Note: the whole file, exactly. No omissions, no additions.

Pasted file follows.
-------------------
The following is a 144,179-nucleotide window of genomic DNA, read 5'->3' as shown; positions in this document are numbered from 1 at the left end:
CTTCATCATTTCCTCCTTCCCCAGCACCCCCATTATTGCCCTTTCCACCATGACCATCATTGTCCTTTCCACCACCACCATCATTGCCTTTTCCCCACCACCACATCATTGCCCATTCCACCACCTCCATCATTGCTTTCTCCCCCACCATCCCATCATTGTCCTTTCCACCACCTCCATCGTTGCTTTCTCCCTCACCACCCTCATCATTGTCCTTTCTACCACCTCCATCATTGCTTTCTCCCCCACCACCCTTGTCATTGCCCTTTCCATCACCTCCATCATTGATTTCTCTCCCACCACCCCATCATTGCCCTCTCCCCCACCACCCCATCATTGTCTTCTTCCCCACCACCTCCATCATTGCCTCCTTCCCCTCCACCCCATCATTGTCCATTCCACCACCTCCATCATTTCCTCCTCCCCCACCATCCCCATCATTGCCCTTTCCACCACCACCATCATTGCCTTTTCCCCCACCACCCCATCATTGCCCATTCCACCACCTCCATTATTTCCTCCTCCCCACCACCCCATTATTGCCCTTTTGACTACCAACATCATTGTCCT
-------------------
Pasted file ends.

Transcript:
The following is a 144,179-nucleotide window of genomic DNA, read 5'->3' as shown; positions in this document are numbered from 1 at the left end:
CTTCATCATTTCCTCCTTCCCCAGCACCCCCATTATTGCCCTTTCCACCATGACCATCATTGTCCTTTCCACCACCACCATCATTGCCTTTTCCCCACCACCACATCATTGCCCATTCCACCACCTCCATCATTGCTTTCTCCCCCACCATCCCATCATTGTCCTTTCCACCACCTCCATCGTTGCTTTCTCCCTCACCACCCTCATCATTGTCCTTTCTACCACCTCCATCATTGCTTTCTCCCCCACCACCCTTGTCATTGCCCTTTCCATCACCTCCATCATTGATTTCTCTCCCACCACCCCATCATTGCCCTCTCCCCCACCACCCCATCATTGTCTTCTTCCCCACCACCTCCATCATTGCCTCCTTCCCCTCCACCCCATCATTGTCCATTCCACCACCTCCATCATTTCCTCCTCCCCCACCATCCCCATCATTGCCCTTTCCACCACCACCATCATTGCCTTTTCCCCCACCACCCCATCATTGCCCATTCCACCACCTCCATTATTTCCTCCTCCCCACCACCCCATTATTGCCCTTTTGACTACCAACATCATTGTCCT